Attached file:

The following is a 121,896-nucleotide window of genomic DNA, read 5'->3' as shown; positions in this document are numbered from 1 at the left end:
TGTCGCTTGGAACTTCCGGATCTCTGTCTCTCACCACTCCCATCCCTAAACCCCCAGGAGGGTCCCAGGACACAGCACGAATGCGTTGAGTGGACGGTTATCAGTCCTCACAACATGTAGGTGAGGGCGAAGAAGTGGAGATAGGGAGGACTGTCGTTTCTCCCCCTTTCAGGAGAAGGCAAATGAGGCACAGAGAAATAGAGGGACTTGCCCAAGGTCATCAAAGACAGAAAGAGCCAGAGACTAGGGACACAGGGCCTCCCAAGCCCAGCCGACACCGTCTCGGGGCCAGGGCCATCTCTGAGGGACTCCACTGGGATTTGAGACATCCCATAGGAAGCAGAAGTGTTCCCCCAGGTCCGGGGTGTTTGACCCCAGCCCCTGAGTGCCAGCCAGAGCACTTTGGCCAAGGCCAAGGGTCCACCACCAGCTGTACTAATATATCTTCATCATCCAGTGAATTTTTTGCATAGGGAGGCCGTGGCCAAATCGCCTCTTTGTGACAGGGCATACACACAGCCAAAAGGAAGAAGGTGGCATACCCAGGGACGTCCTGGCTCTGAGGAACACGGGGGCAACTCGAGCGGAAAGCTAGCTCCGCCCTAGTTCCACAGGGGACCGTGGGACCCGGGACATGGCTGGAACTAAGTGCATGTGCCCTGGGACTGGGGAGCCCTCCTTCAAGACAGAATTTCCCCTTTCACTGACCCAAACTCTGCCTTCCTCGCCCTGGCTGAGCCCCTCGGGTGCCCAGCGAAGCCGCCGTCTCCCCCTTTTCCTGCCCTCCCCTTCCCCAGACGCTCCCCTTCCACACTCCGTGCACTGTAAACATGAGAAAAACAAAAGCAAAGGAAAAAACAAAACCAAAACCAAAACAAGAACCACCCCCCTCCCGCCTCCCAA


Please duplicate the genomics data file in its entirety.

The following is a 121,896-nucleotide window of genomic DNA, read 5'->3' as shown; positions in this document are numbered from 1 at the left end:
TGTCGCTTGGAACTTCCGGATCTCTGTCTCTCACCACTCCCATCCCTAAACCCCCAGGAGGGTCCCAGGACACAGCACGAATGCGTTGAGTGGACGGTTATCAGTCCTCACAACATGTAGGTGAGGGCGAAGAAGTGGAGATAGGGAGGACTGTCGTTTCTCCCCCTTTCAGGAGAAGGCAAATGAGGCACAGAGAAATAGAGGGACTTGCCCAAGGTCATCAAAGACAGAAAGAGCCAGAGACTAGGGACACAGGGCCTCCCAAGCCCAGCCGACACCGTCTCGGGGCCAGGGCCATCTCTGAGGGACTCCACTGGGATTTGAGACATCCCATAGGAAGCAGAAGTGTTCCCCCAGGTCCGGGGTGTTTGACCCCAGCCCCTGAGTGCCAGCCAGAGCACTTTGGCCAAGGCCAAGGGTCCACCACCAGCTGTACTAATATATCTTCATCATCCAGTGAATTTTTTGCATAGGGAGGCCGTGGCCAAATCGCCTCTTTGTGACAGGGCATACACACAGCCAAAAGGAAGAAGGTGGCATACCCAGGGACGTCCTGGCTCTGAGGAACACGGGGGCAACTCGAGCGGAAAGCTAGCTCCGCCCTAGTTCCACAGGGGACCGTGGGACCCGGGACATGGCTGGAACTAAGTGCATGTGCCCTGGGACTGGGGAGCCCTCCTTCAAGACAGAATTTCCCCTTTCACTGACCCAAACTCTGCCTTCCTCGCCCTGGCTGAGCCCCTCGGGTGCCCAGCGAAGCCGCCGTCTCCCCCTTTTCCTGCCCTCCCCTTCCCCAGACGCTCCCCTTCCACACTCCGTGCACTGTAAACATGAGAAAAACAAAAGCAAAGGAAAAAACAAAACCAAAACCAAAACAAGAACCACCCCCCTCCCGCCTCCCAA